VCU ASPiRE sections of UNIV 200 and CMST 300 are taught on the first floor of the West Grace Street South residence hall in state-of-the-art classrooms. The remaining three community-based service-learning seminars are taught in the Metro Richmond area by an interdisciplinary faculty that collaborates with a wide variety of community partners. Nonprofit organizations, schools, community associations, businesses, government offices and agencies develop sustainable partnerships with VCU ASPiRE to provide students with real-world experience that results in positive social change within local communities.
In addition to the classroom experiences, the certificate of completion requires a minimum of 100 hours of cocurricular experiences across the two-year program. A cocurricular experience can occur within the residence halls of the living-learning community, on campus, in the community or as part of a national or global VCU ASPiRE service project. These out-of-the-classroom experiences provide students with community-engagement-focused learning experiences in nontraditional settings. Community engagement cocurricular activities fall into three broad categories: (1) community-based service (volunteering); (2) community-based learning (speakers, workshops, training, etc.); and (3) community- or campus-based leadership (organizational or event leadership). To satisfy all cocurricular requirements of the certificate, VCU ASPiRE scholars must complete at least 75 hours in community-based service, 15 hours in community-based learning and 10 hours in community or campus leadership.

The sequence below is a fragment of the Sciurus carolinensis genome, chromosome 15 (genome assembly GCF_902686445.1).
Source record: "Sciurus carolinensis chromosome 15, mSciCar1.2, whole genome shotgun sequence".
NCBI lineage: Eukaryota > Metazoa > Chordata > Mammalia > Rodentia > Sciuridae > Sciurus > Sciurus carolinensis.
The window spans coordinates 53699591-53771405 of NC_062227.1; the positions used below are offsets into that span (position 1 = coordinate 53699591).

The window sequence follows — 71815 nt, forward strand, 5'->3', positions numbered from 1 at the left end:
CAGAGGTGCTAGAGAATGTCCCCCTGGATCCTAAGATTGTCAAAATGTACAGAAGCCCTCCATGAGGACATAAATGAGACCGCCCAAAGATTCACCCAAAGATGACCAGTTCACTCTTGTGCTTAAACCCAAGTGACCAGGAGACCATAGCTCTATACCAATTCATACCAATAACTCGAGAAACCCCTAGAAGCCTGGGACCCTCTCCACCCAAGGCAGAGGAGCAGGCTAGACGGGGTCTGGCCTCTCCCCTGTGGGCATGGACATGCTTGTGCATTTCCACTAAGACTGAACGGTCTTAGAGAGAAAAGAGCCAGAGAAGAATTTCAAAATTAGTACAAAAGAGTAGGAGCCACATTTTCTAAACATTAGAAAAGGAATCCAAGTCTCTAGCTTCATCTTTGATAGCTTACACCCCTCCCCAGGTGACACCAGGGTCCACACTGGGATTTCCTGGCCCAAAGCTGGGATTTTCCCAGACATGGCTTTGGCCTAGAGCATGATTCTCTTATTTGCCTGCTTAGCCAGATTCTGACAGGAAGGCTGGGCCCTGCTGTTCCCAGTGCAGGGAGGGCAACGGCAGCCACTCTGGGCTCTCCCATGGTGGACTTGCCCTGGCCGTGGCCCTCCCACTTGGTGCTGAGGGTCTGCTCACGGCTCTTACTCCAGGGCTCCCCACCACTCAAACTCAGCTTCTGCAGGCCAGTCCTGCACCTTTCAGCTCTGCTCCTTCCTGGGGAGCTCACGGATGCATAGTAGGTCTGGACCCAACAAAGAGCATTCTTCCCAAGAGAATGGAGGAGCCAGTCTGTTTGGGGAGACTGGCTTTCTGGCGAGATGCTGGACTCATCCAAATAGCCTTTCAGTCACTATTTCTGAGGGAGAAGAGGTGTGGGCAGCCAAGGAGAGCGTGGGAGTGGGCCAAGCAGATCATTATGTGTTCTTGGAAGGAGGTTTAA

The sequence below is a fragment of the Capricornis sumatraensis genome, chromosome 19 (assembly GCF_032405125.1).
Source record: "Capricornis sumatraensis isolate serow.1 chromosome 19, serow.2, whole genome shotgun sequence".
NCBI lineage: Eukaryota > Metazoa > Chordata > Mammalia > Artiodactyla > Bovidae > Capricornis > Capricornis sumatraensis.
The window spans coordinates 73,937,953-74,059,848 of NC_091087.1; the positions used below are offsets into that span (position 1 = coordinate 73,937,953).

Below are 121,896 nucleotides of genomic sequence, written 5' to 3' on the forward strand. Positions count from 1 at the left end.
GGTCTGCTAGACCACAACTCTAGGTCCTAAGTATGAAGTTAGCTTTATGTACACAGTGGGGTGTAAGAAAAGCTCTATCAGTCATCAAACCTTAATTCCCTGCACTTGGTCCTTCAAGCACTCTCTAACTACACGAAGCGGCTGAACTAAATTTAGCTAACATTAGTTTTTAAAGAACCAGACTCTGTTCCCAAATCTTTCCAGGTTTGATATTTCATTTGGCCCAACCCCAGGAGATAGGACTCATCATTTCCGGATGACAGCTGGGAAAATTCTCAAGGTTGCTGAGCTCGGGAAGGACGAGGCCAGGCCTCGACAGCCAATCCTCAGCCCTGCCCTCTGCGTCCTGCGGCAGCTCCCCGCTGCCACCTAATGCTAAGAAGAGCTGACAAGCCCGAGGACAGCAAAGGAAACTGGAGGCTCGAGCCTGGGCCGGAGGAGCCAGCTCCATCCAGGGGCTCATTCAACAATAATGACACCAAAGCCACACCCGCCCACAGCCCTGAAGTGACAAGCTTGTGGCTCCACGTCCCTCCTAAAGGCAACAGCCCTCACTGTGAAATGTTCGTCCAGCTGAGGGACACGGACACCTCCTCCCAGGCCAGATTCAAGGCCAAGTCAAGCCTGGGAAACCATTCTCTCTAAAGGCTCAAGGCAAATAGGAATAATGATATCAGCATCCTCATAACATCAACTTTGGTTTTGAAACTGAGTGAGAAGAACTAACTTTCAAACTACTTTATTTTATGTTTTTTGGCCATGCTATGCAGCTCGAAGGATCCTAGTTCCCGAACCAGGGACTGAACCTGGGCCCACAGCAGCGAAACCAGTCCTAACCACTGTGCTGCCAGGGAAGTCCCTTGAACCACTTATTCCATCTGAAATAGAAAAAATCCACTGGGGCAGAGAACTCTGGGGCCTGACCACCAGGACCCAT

Finally, the community engagement certificate of completion requires participation in a few program milestone events, which all students must complete. Milestones include but are not limited to program orientation, meetings with the program adviser, program meetings and exit requirements.
To promote the success of VCU ASPiRE scholars, the ASPiRE program provides students with access to unique student support resources that integrate a commitment to community engagement with academic success. These student support resources are provided within the West Grace Street South residence hall and focus on three key areas: student learning, writing and career development. VCU ASPiRE will work with existing resources on campus to provide support services, except for program advising, which is conducted by the program staff.